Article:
The first time I saw a hoof boot was nearly 30 years ago,
back when my mom was a competitive endurance rider who starting keeping one on hand in case her horse threw a shoe out on the trail. Today, however, many people are choosing to forgo shoes all together in favor of barefoot, and if they need hoof protection when riding on rougher terrain, many choose to use hoof boots. In fact, it’s not uncommon to see hoof boots used in endurance racing, competitive trail, and many other equine disciplines these days.
For anyone transitioning their horse from shoes to barefoot, hoof boots are an important tool to use as needed. Fortunately, there are dozens of styles available, and you can also purchase (or make your own) hoof pads for added cushioning if your horse needs that extra support. The good news is that most horses only need front hoof boots, and if well taken care of, a good pair of boots can last you quite a long time. Boots designed for riding have tough soles which can handle most types of terrain and are often fairly lightweight. Some come as one piece, similar to a shoe, while others have a gaiter which attaches to the main boot and fastens just above the hoof.
Several companies also make therapeutic boots for horses which often have added built-in padding. These are ideal for horses with laminitis, navicular, or other debilitating hoof conditions and can provide quite a bit of comfort as the horse is healing. If leaving hoof boots on long term, however, you’ll need to check them daily and ensure they aren’t rubbing or chaffing and make sure they stay dry and clean on the inside as well.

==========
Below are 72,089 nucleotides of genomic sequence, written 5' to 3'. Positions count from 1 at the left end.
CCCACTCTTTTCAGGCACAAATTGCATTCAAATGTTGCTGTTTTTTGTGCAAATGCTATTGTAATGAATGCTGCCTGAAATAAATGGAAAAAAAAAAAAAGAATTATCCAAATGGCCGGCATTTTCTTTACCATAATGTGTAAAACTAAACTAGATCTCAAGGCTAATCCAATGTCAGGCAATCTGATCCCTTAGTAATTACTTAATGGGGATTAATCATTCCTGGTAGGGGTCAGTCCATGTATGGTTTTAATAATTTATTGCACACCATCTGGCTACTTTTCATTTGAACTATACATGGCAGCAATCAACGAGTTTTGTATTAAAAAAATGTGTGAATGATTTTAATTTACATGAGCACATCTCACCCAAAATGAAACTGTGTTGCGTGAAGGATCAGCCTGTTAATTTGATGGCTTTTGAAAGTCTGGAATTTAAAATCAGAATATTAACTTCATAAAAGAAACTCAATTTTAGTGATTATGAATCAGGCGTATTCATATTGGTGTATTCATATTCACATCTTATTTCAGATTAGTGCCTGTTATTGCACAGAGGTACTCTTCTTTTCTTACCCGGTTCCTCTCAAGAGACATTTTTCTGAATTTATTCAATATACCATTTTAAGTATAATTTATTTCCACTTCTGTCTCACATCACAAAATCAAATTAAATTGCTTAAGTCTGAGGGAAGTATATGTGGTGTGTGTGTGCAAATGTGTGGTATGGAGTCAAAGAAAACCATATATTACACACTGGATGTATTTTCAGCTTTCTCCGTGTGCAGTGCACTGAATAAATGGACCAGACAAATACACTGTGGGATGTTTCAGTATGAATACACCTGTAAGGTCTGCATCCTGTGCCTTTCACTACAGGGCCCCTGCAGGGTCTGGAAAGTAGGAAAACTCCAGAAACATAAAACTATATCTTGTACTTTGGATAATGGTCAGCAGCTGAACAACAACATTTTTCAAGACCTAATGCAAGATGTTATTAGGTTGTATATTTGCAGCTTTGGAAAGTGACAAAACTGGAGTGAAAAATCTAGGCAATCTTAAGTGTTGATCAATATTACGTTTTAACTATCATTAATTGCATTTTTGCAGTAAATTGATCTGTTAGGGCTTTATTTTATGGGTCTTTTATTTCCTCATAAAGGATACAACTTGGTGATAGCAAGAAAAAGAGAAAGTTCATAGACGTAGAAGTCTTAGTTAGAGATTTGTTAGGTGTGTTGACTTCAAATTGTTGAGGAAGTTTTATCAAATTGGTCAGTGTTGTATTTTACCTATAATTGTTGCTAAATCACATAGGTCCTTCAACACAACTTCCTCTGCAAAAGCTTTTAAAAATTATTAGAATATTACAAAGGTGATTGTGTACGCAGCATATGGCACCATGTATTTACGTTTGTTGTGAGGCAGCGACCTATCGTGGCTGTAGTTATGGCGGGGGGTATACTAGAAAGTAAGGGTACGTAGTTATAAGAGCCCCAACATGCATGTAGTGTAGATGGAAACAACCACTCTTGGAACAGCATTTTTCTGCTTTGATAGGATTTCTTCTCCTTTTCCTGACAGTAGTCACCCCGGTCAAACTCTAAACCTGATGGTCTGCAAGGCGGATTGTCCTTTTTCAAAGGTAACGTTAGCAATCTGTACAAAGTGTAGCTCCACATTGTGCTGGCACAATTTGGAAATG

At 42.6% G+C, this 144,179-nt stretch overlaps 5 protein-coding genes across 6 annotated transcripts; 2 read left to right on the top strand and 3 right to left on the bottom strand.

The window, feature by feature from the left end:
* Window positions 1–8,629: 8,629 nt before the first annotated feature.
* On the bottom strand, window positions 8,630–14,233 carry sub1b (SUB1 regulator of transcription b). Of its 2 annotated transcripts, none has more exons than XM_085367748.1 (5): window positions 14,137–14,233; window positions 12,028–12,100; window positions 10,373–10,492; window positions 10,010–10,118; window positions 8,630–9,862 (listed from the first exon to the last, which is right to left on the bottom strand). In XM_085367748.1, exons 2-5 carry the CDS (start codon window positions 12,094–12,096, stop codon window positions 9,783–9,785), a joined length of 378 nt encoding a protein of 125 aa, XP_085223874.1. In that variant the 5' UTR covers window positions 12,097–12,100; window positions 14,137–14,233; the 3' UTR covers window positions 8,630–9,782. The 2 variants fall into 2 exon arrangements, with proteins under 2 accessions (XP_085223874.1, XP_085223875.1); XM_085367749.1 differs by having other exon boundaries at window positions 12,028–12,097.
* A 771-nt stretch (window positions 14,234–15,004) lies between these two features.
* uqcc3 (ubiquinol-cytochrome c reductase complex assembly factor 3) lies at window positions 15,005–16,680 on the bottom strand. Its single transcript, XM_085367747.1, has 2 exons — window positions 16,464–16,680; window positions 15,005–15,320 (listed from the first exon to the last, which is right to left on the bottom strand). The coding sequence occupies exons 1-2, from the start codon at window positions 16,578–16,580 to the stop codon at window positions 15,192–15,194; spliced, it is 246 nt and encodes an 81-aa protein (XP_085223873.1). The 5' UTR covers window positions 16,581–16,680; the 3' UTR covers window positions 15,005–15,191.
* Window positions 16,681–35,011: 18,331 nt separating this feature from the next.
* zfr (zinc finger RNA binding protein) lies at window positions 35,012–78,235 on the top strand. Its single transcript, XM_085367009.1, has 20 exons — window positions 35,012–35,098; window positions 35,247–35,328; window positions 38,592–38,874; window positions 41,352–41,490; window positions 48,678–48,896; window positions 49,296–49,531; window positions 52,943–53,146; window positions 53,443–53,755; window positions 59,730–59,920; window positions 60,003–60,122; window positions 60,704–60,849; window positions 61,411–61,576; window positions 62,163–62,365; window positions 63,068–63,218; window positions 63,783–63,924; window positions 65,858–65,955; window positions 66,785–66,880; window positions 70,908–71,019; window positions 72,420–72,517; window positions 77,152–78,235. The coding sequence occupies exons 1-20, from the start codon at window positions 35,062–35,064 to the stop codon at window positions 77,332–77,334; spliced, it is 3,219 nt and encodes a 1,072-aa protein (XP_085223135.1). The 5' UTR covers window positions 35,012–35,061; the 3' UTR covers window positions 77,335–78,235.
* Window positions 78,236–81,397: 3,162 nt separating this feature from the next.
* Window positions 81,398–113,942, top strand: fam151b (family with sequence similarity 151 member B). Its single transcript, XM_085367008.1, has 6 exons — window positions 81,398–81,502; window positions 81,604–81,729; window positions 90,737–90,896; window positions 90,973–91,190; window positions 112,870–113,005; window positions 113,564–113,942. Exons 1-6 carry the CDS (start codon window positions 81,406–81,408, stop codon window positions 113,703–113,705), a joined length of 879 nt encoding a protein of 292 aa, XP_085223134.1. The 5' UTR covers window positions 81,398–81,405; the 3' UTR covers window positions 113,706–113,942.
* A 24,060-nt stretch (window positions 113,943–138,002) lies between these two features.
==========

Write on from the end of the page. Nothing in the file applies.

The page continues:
Measuring for Hoof Boots
When purchasing a pair of hoof boots, make sure to measure your horse’s hoof precisely and according to the manufacturer’s directions. It’s best to take your horse’s hoof measurements after a trim and also keep your horse trimmed on a frequent basis, as an overgrown hoof may not fit into the same boot. Additionally, make sure to measure each hoof you are planning to use a boot for, as some horses may need a different sized boot for each hoof.
There are many advantages to using hoof boots instead of nailed-on shoes, but in the end, you’ll have to decide if they are right for your horse. If you have experience using hoof boots, feel free to share about it in the comments section!